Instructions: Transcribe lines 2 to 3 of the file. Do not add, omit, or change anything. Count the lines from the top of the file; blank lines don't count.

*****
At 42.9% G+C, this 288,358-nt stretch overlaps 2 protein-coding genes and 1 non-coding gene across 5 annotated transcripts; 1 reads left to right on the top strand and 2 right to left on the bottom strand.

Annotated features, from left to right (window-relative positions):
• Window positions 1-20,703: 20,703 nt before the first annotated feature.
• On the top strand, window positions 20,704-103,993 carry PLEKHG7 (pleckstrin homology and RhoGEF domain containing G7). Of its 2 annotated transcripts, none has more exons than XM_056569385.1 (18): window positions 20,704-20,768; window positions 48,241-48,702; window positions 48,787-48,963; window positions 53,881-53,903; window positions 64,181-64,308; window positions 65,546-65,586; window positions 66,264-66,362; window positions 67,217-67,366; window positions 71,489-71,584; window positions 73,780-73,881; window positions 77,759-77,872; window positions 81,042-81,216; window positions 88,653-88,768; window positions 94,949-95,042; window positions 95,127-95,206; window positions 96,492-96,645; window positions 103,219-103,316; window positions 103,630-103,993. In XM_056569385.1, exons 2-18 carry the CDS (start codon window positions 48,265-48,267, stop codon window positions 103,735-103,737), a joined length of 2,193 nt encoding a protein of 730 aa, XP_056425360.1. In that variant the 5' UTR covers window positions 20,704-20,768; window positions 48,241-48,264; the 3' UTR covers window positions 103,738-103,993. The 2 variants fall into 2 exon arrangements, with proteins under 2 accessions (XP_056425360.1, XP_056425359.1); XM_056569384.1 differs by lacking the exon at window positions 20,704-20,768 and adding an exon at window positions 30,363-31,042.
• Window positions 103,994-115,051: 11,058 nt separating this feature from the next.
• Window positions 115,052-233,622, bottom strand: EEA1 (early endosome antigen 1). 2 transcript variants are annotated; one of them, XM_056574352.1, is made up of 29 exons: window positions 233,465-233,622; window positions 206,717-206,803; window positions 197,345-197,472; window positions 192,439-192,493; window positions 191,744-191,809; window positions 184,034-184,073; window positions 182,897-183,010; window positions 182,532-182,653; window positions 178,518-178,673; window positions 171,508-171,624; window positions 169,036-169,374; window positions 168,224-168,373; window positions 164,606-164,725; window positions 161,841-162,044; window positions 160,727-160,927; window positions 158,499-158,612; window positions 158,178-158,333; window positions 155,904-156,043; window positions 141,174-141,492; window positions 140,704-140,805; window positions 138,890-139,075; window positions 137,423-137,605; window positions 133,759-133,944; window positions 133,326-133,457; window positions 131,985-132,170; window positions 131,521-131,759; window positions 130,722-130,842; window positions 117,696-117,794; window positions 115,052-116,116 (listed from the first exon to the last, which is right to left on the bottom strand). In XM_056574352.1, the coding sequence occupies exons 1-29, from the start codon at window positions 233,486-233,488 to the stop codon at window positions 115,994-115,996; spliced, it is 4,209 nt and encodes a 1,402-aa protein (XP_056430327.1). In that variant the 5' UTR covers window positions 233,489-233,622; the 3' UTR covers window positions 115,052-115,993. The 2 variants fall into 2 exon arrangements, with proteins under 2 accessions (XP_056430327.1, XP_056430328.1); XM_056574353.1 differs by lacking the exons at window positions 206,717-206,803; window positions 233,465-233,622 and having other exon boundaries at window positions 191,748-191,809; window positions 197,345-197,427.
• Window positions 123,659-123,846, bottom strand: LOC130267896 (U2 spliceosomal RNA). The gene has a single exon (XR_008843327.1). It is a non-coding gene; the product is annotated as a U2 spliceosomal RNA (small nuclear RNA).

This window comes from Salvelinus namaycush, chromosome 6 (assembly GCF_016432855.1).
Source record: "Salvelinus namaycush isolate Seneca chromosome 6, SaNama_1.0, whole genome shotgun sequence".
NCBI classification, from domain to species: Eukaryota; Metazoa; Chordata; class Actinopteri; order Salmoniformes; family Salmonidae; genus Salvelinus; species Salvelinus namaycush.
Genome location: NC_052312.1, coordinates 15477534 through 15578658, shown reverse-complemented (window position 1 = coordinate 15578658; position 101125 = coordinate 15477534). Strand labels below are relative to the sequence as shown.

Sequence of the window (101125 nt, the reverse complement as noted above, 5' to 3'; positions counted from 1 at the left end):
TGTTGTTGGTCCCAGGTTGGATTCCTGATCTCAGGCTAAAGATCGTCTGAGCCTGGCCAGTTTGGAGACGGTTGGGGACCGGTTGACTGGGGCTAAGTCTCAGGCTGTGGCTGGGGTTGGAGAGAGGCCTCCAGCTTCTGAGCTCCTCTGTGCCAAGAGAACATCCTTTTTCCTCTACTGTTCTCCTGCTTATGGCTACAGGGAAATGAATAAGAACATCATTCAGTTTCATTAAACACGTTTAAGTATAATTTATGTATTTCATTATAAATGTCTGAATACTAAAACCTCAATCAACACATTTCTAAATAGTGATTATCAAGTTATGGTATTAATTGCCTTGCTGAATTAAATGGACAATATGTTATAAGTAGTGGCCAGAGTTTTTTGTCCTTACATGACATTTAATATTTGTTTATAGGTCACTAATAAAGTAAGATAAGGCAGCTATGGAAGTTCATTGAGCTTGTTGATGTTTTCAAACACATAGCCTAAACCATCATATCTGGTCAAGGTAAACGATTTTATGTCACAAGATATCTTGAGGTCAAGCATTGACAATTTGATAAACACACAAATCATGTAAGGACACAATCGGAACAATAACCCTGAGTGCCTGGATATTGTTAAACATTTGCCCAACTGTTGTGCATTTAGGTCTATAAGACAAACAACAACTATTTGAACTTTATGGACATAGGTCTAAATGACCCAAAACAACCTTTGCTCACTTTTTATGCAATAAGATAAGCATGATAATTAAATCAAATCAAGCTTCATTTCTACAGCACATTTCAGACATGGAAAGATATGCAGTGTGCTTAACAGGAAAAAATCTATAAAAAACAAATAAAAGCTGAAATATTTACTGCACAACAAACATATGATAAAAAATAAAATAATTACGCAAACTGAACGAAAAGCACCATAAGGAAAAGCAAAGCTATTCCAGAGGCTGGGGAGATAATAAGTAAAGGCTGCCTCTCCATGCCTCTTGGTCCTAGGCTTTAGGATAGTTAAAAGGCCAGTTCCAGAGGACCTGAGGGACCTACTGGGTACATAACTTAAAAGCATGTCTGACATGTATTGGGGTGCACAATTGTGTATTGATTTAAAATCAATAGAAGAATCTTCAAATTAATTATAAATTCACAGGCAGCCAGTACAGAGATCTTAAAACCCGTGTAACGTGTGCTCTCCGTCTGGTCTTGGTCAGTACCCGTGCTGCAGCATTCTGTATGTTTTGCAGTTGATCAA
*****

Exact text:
Annotated features, from left to right (window-relative positions):
• Window positions 1-20,703: 20,703 nt before the first annotated feature.